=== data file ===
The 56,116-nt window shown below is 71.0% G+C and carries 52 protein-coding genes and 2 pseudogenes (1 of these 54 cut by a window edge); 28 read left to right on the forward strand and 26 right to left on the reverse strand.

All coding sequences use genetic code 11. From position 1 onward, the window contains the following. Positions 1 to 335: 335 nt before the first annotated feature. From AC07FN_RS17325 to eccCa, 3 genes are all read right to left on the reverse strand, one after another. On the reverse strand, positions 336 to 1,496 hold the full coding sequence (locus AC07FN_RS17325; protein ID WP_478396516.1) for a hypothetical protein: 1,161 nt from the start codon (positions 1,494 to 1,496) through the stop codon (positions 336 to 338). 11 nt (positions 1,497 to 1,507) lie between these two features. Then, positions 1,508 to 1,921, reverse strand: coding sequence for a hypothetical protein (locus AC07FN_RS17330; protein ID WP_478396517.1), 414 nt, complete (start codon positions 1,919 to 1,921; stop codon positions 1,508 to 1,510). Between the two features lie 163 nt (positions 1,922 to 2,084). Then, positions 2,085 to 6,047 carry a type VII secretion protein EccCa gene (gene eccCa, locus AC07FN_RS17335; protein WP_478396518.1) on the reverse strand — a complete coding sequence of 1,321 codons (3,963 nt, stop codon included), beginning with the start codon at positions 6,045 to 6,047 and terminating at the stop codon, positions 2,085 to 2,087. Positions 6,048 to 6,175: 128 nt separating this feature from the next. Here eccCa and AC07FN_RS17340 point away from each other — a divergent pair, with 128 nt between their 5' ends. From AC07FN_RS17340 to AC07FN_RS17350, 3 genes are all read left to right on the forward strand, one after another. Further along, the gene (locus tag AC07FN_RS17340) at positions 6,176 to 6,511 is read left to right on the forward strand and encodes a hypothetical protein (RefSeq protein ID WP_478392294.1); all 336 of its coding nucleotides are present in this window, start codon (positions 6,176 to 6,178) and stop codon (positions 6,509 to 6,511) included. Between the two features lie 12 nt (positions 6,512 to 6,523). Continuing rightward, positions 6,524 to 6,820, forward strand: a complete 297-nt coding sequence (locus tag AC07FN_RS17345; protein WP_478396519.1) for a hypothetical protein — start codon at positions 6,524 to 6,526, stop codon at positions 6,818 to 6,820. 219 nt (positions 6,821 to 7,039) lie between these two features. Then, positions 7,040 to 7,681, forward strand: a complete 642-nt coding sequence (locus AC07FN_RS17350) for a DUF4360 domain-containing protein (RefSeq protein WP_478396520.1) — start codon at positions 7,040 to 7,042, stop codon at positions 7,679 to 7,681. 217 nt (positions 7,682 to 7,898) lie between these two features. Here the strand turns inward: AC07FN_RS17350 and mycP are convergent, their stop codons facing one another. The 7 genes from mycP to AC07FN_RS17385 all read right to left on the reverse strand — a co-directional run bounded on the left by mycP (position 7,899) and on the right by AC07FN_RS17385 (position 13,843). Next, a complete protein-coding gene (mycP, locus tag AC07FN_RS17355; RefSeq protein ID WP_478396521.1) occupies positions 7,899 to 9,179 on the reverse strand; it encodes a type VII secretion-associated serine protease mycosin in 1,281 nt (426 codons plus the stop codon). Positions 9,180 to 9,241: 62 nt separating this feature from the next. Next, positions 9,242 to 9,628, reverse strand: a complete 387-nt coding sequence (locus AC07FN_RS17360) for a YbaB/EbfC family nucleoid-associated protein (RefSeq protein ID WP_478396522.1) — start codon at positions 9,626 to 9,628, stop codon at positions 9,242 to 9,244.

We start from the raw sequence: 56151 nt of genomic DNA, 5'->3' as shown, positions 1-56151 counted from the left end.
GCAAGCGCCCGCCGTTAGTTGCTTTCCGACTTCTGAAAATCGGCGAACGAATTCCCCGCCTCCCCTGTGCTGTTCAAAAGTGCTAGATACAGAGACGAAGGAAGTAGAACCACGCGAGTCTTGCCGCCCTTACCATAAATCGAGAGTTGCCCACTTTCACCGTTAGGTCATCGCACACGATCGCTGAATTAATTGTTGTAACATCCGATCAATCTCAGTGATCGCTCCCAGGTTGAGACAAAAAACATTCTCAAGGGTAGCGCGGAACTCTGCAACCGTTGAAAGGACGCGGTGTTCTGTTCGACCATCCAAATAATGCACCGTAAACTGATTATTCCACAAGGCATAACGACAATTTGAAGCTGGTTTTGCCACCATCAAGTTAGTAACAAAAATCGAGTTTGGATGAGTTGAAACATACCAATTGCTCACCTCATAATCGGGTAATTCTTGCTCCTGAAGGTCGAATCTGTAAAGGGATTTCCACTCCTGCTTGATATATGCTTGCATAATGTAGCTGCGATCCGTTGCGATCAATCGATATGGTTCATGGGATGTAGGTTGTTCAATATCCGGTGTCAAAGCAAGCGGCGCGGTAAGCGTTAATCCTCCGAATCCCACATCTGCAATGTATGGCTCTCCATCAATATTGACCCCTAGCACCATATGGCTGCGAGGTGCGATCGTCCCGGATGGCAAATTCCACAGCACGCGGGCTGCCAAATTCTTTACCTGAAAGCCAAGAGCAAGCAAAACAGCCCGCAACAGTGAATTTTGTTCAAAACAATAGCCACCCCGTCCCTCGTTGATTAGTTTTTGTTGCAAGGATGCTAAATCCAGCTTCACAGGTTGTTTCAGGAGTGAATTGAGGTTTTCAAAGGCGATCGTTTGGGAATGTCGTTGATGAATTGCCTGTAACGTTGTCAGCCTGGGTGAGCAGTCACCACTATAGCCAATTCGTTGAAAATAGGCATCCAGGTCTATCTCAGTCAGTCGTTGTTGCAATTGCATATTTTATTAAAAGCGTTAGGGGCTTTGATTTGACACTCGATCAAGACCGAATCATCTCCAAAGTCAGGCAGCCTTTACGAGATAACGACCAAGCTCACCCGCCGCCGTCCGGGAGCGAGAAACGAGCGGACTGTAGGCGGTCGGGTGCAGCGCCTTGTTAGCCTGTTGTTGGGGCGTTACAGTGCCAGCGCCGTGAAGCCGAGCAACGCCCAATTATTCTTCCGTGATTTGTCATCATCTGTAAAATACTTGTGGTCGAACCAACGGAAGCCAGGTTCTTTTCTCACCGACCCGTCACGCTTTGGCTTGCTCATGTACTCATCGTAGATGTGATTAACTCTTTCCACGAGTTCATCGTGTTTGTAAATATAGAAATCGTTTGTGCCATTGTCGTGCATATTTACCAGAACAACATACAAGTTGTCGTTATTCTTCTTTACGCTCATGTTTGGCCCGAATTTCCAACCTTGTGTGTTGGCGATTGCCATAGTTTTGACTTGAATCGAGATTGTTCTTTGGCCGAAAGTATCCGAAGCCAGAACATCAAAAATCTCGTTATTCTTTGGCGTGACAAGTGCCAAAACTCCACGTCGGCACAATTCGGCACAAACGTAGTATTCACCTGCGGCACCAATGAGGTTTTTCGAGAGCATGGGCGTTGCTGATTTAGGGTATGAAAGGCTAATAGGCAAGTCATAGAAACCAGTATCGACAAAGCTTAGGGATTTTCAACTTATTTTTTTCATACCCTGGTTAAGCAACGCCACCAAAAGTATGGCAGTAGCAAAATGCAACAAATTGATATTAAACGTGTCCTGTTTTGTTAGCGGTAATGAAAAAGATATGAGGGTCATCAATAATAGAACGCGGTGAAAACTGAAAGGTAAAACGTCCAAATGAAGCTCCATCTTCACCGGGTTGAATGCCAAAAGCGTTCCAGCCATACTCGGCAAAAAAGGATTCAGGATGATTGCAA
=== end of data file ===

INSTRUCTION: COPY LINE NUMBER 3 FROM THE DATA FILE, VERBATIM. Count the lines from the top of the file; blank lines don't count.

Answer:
We start from the raw sequence: 56151 nt of genomic DNA, 5'->3' as shown, positions 1-56151 counted from the left end.